Charles Schulz turned one hundred this past weekend. What would have been his centennial, that is, had he been alive. There is a certain Charlie Brown-ness to celebrating one hundred years from the grave, or wherever it is that the Great Pumpkin abides. From the grave, everybody sounds like the teachers in Peanuts. "Happy Birthday" sounds a lot like "mwah wah wa-wah."
But enough of this ugly chatter. It is worth noting that this was the man who made comics big business. There was a time when everyone you knew owned a sweatshirt, poster, stuffed animal or hairbrush that featured the image of one of Charles Schulz's characters. According to people who keep track fo such things, his estimated worth was more than one billion dollars. And that's not Peanuts.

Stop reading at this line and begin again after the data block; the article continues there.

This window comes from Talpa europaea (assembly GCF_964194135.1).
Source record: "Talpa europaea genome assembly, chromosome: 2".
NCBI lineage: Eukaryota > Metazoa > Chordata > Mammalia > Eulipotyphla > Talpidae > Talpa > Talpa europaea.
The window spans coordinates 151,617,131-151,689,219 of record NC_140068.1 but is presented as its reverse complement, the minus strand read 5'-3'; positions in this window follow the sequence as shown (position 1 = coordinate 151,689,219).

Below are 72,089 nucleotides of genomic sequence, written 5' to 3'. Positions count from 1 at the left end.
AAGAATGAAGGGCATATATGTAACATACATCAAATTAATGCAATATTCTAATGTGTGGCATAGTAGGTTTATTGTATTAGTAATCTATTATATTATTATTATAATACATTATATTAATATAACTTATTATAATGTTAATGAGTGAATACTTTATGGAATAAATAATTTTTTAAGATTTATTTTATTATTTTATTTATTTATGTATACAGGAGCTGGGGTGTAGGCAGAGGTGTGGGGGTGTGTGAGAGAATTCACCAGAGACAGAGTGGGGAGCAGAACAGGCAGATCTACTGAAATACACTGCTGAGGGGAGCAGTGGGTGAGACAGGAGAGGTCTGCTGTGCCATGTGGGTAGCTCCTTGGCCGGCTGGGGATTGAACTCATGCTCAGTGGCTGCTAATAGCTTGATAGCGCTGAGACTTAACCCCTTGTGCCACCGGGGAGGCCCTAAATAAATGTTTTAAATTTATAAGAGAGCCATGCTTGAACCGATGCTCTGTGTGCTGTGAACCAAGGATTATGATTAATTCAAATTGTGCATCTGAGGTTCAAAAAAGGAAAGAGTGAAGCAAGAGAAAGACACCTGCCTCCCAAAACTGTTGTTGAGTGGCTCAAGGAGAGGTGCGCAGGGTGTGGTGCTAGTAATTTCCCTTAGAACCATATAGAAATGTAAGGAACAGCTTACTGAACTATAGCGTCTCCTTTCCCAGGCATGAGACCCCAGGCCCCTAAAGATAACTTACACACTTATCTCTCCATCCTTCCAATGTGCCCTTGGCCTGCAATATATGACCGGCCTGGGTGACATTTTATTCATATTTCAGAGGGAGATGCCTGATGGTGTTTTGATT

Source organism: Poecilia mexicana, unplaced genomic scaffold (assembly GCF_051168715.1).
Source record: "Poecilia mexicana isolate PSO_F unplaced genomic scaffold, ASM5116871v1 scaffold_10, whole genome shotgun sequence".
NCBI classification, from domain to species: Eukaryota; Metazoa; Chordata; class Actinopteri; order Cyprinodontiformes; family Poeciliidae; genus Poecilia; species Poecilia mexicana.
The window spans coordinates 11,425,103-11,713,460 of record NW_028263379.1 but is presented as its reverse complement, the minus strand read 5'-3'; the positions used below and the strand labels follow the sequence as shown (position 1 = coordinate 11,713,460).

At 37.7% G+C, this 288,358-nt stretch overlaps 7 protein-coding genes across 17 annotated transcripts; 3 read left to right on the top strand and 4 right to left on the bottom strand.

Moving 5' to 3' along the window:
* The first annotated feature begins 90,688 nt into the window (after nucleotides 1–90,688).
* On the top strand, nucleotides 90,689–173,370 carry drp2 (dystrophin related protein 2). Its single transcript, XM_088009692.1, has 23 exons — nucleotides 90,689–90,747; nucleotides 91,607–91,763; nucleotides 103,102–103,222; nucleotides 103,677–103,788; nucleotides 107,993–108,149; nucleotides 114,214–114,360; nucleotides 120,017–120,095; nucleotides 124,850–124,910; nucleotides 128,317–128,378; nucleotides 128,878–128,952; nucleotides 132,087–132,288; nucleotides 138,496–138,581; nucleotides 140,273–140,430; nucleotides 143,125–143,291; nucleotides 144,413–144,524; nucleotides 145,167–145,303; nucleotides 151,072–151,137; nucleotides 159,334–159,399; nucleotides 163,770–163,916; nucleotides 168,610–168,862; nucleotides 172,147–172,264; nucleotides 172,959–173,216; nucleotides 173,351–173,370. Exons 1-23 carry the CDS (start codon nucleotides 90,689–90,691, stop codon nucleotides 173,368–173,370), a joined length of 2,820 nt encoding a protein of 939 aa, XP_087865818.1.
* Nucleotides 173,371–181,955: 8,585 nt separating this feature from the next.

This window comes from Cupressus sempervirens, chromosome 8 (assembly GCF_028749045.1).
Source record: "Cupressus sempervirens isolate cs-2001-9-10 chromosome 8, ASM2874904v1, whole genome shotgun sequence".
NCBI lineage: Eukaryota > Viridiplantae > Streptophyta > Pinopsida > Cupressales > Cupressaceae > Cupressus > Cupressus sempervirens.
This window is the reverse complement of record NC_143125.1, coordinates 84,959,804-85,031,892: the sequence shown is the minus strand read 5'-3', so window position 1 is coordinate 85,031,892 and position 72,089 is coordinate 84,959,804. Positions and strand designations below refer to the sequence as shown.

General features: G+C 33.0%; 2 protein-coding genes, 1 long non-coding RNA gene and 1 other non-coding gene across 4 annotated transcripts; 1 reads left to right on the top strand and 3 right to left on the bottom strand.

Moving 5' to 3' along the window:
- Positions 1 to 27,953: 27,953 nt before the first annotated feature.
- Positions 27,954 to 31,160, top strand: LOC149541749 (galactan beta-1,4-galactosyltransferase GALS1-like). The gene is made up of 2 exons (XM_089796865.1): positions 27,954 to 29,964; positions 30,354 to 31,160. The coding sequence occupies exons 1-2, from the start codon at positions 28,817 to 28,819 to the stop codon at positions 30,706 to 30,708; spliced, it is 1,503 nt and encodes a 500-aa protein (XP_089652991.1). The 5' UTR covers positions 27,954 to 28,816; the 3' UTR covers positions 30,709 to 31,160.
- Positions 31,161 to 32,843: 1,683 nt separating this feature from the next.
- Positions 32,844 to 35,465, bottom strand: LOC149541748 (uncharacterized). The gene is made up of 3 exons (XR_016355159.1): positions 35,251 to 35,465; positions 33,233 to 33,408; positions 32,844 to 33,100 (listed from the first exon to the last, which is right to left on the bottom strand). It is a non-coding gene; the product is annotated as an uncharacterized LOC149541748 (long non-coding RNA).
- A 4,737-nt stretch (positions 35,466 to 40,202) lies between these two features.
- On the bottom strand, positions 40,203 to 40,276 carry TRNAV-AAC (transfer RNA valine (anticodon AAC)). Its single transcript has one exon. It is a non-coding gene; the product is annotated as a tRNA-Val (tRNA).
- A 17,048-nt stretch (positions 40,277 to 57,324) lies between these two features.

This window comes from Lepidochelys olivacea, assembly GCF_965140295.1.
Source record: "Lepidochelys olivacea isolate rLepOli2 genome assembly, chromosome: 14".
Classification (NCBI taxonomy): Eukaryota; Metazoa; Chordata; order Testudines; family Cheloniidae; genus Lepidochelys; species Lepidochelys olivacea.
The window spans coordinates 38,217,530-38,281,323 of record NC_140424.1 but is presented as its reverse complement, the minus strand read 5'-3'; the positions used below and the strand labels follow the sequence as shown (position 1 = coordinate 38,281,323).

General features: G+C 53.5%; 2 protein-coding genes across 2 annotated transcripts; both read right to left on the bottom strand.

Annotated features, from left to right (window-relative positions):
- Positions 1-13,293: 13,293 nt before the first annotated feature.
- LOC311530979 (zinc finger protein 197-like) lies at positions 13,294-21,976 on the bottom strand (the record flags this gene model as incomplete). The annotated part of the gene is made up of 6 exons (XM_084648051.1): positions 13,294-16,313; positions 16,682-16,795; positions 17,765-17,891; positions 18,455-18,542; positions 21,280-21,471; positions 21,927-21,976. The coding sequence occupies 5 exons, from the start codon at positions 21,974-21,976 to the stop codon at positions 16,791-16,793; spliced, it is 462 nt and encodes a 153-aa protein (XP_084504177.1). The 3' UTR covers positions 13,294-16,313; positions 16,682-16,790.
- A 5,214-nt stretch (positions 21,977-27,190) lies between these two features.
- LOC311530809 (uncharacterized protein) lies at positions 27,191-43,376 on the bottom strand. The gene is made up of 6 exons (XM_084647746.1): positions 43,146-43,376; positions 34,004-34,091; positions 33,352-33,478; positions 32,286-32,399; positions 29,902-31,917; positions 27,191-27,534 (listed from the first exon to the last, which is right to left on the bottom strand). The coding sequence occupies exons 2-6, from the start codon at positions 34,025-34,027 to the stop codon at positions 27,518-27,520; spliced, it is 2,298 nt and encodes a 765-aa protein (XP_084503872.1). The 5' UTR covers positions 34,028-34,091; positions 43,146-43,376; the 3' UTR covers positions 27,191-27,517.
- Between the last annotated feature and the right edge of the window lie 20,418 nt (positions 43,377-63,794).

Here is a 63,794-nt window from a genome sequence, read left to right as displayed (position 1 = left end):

Again, apologies for the low-hanging fruit. I have, over the course of many years, gathered up a certain amount cynicism when it comes to those icons of my youth. So much of what I learned about how to be a precocious kid came from the comic strips of Charles Schulz. "Sparky," to his friends. There was a lot of existential debate going on in those three or four panels. Sibling rivaly was discussed by Linus and his older sister Lucy. Unrequited love was always playing out in the background. It wasn't until many years later that I began to wonder for whom these cartoons were being drawn. There is something inherently depressing about a kid whose dog has a more active social life than his dog.
And to be sure, more toy and t-shirt sales. Not a lot of stuffed Charlie Browns sitting on Linus bedspreads. Snoopy was everything. Continues to be. And if you happen to be the round-headed kid who started out drawing a comic strip channeling your adult fears and woes only to end up featuring the adventures of your pet beagle, maybe the despair is a little more tangible. Good ol' Charlie Brown. Good ol' Charlie Schulz.
I missed your birthday. How Charlie Brown is that?